The August FOMC Meeting: Time for a Pause

August 8, 2006 – As generally expected, the FOMC voted today to leave its Fed funds target unchanged at 5.25%. Before today’s policy decision, the FOMC had been tightening steadily for about two years – raising its Fed funds target by 25 basis points at each of its last seventeen regular policy meetings (Chart 1).

Chart 1. The nominal and real target Fed funds rate. January 1987 to date.

Richmond Fed President Lacker voted against today’s decision to leave U.S. monetary policy unchanged. He would have preferred to raise the target Fed funds rate by another 25 basis points, to 5.5%.

In its post-meeting policy statement, the FOMC continued to hammer home the same basic message issued after its last policy meeting in June. (This message was further embellished in Fed Chairman Bernanke’s semiannual economic testimony last month.)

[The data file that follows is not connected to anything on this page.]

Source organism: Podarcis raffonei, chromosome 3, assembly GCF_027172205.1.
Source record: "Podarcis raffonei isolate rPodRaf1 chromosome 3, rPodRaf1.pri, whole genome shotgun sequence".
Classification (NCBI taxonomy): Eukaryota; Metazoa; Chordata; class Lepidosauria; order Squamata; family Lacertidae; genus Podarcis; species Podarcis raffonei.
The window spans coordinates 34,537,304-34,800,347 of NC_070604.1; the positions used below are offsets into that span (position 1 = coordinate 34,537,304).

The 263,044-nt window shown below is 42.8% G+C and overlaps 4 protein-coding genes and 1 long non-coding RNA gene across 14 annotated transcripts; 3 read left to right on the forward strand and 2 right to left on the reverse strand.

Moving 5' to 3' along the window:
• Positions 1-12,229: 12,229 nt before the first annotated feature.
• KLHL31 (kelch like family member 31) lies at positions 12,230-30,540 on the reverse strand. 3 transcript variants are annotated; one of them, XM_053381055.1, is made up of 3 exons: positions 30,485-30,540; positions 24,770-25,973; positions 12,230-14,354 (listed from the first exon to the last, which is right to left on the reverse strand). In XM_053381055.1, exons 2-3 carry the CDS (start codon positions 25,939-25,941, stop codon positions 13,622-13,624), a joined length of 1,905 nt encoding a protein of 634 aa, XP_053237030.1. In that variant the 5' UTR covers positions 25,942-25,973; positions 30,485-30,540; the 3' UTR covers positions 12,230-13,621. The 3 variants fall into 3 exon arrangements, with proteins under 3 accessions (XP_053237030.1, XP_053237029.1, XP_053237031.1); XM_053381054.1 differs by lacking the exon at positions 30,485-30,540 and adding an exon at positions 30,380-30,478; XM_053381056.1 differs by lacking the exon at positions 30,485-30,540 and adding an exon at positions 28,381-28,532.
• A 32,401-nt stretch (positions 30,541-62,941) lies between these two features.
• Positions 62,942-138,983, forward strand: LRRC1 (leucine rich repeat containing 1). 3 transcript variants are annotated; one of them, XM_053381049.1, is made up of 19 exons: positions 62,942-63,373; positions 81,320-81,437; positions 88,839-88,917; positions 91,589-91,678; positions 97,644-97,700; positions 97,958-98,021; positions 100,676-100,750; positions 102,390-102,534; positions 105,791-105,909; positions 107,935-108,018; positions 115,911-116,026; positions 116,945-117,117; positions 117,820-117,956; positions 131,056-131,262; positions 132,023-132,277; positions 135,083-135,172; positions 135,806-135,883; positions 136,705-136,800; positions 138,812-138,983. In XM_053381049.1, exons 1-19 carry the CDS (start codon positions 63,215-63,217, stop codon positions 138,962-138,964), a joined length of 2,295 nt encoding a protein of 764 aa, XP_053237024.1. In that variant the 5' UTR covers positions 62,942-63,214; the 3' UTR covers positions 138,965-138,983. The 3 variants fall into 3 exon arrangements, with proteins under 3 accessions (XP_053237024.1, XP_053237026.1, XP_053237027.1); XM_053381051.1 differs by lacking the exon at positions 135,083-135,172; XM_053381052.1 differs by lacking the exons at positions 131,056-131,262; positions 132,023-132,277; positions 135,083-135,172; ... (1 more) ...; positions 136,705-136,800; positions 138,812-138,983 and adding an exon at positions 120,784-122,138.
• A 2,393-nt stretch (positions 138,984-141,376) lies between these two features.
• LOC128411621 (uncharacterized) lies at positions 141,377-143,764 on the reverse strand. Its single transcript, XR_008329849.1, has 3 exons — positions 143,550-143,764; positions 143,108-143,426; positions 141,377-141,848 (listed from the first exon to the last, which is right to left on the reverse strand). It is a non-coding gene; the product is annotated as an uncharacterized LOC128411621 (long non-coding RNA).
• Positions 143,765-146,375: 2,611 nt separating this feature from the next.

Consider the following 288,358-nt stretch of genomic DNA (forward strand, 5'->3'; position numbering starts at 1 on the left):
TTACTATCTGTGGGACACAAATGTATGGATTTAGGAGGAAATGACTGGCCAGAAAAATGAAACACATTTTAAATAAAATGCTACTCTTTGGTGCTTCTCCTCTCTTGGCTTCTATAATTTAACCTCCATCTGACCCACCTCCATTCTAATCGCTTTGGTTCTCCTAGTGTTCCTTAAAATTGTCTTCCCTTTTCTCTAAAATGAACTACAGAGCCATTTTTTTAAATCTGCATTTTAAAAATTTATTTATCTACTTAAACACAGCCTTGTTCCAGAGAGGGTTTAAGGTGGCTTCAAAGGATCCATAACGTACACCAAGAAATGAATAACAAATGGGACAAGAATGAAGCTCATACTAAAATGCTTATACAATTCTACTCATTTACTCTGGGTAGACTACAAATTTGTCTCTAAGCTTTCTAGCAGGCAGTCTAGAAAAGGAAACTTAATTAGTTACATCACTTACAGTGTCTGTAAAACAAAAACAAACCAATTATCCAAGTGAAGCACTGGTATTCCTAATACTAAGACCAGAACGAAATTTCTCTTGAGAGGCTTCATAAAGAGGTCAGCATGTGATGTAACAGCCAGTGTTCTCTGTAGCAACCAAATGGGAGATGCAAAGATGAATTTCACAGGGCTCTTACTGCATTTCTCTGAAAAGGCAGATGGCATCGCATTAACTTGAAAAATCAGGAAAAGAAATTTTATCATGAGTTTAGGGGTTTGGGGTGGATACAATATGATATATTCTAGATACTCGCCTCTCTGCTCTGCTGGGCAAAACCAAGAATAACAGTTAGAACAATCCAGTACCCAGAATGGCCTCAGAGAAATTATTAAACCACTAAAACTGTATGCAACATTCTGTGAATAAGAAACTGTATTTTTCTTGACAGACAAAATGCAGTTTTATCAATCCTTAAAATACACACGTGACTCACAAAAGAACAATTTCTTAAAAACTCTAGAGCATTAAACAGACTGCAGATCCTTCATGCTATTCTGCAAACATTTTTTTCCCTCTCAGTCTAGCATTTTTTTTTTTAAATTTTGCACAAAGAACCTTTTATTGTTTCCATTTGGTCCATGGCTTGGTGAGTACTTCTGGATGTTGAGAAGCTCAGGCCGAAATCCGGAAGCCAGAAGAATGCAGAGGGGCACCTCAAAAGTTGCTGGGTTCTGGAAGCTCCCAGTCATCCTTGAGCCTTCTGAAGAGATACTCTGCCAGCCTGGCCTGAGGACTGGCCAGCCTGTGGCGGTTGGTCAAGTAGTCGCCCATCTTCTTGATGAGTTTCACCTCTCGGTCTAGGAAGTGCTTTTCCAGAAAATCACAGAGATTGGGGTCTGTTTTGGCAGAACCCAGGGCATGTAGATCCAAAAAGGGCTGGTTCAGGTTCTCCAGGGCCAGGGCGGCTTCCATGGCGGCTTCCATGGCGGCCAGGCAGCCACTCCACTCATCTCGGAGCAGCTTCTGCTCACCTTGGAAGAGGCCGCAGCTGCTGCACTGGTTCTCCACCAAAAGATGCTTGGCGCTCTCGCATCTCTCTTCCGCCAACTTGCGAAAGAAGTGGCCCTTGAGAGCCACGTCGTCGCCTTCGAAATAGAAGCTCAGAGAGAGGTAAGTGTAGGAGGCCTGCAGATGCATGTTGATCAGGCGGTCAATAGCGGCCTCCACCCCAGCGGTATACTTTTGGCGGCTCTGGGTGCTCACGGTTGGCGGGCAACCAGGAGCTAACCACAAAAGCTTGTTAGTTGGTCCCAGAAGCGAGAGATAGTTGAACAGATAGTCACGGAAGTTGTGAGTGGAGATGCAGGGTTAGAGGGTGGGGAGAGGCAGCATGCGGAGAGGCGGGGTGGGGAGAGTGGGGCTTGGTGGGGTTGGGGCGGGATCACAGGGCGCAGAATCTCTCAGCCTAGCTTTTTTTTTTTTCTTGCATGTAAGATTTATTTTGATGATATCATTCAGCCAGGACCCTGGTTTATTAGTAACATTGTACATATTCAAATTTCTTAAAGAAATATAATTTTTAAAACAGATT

Specifically, inflation has exceeded FOMC members’ comfort range in recent months, but real domestic demand growth (especially real consumption growth) slowed sharply in Q2. Going forward, the FOMC expects real demand growth to stabilize on a “sustainable” trend (presumably about 3% to 3.5%) – strong enough to keep the expansion healthy, but slow enough to gradually defuse the current upward pressures on inflation, “over time”.

Thus, if real demand growth continues on a “sustainable” trend and the inflation indicators don’t get any worse, the FOMC majority seems to be prepared to leave U.S. monetary policy unchanged for an extended period.

At the same time, the FOMC statement’s continuing emphasis on the economy’s inflation risks suggests that the FOMC remains more inclined to tighten than to ease in coming months. In particular, if real demand growth seems to be rebounding too strongly in Q3 or the inflation indicators deteriorate significantly more than they already have, the FOMC probably would decide to tighten again.

Bottom line: If the economy continues to meet the FOMC’s expectations, we are probably due for a long stretch of unchanged U.S. monetary policy.

Suzanne Rizzo